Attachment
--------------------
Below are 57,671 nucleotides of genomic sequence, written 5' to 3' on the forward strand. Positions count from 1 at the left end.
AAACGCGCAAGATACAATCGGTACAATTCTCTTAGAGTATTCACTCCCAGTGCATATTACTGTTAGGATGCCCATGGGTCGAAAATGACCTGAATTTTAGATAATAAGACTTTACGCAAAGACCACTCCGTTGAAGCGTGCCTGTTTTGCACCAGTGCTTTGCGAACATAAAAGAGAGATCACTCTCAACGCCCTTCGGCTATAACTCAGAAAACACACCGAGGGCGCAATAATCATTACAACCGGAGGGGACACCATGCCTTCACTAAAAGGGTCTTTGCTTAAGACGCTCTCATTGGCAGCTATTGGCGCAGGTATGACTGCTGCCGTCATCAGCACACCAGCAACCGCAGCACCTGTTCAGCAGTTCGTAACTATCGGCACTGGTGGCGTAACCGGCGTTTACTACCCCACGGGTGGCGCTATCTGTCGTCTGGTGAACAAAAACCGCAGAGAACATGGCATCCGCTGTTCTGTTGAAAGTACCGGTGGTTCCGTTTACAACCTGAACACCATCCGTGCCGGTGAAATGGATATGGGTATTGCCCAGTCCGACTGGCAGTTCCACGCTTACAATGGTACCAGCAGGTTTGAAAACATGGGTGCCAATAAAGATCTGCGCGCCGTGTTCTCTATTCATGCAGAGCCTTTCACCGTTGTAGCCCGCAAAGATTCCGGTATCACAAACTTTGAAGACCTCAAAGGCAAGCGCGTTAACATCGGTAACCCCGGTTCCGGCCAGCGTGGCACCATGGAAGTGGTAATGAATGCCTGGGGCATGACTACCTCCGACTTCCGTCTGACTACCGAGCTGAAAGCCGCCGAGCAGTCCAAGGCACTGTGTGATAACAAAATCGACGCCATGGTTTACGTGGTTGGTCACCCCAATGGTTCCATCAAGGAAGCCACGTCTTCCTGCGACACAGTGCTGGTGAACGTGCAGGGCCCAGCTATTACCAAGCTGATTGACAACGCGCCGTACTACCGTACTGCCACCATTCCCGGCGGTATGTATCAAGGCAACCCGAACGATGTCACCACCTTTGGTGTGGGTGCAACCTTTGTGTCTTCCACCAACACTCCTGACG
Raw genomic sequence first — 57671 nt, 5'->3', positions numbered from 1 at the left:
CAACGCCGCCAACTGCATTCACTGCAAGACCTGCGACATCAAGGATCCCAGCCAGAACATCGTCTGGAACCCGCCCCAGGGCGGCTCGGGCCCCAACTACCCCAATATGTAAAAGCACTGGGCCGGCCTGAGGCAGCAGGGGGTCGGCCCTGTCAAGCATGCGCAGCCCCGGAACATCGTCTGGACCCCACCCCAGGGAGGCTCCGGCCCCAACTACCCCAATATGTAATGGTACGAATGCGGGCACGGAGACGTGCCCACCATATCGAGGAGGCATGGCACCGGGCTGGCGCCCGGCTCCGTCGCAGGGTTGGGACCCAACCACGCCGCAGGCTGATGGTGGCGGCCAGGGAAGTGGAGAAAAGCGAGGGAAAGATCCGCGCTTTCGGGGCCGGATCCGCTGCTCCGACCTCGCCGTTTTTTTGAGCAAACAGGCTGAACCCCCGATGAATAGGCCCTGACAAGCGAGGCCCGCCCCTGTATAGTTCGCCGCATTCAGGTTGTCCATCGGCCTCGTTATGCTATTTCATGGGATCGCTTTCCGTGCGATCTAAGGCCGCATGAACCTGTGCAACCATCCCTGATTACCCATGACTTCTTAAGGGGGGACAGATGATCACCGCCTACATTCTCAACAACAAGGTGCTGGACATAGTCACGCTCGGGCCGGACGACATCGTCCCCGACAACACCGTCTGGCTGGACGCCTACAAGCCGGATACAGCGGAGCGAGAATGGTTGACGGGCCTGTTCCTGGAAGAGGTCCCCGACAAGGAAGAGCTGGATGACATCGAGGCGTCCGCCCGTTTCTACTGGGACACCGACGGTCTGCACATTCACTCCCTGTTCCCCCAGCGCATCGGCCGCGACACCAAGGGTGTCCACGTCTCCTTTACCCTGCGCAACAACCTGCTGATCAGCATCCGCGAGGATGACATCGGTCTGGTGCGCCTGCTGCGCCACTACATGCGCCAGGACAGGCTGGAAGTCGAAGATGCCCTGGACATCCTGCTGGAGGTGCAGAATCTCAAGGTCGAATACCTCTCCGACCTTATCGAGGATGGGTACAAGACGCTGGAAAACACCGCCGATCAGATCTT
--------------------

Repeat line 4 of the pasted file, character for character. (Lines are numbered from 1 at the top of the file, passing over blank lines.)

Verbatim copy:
CAACGCCGCCAACTGCATTCACTGCAAGACCTGCGACATCAAGGATCCCAGCCAGAACATCGTCTGGAACCCGCCCCAGGGCGGCTCGGGCCCCAACTACCCCAATATGTAAAAGCACTGGGCCGGCCTGAGGCAGCAGGGGGTCGGCCCTGTCAAGCATGCGCAGCCCCGGAACATCGTCTGGACCCCACCCCAGGGAGGCTCCGGCCCCAACTACCCCAATATGTAATGGTACGAATGCGGGCACGGAGACGTGCCCACCATATCGAGGAGGCATGGCACCGGGCTGGCGCCCGGCTCCGTCGCAGGGTTGGGACCCAACCACGCCGCAGGCTGATGGTGGCGGCCAGGGAAGTGGAGAAAAGCGAGGGAAAGATCCGCGCTTTCGGGGCCGGATCCGCTGCTCCGACCTCGCCGTTTTTTTGAGCAAACAGGCTGAACCCCCGATGAATAGGCCCTGACAAGCGAGGCCCGCCCCTGTATAGTTCGCCGCATTCAGGTTGTCCATCGGCCTCGTTATGCTATTTCATGGGATCGCTTTCCGTGCGATCTAAGGCCGCATGAACCTGTGCAACCATCCCTGATTACCCATGACTTCTTAAGGGGGGACAGATGATCACCGCCTACATTCTCAACAACAAGGTGCTGGACATAGTCACGCTCGGGCCGGACGACATCGTCCCCGACAACACCGTCTGGCTGGACGCCTACAAGCCGGATACAGCGGAGCGAGAATGGTTGACGGGCCTGTTCCTGGAAGAGGTCCCCGACAAGGAAGAGCTGGATGACATCGAGGCGTCCGCCCGTTTCTACTGGGACACCGACGGTCTGCACATTCACTCCCTGTTCCCCCAGCGCATCGGCCGCGACACCAAGGGTGTCCACGTCTCCTTTACCCTGCGCAACAACCTGCTGATCAGCATCCGCGAGGATGACATCGGTCTGGTGCGCCTGCTGCGCCACTACATGCGCCAGGACAGGCTGGAAGTCGAAGATGCCCTGGACATCCTGCTGGAGGTGCAGAATCTCAAGGTCGAATACCTCTCCGACCTTATCGAGGATGGGTACAAGACGCTGGAAAACACCGCCGATCAGATCTT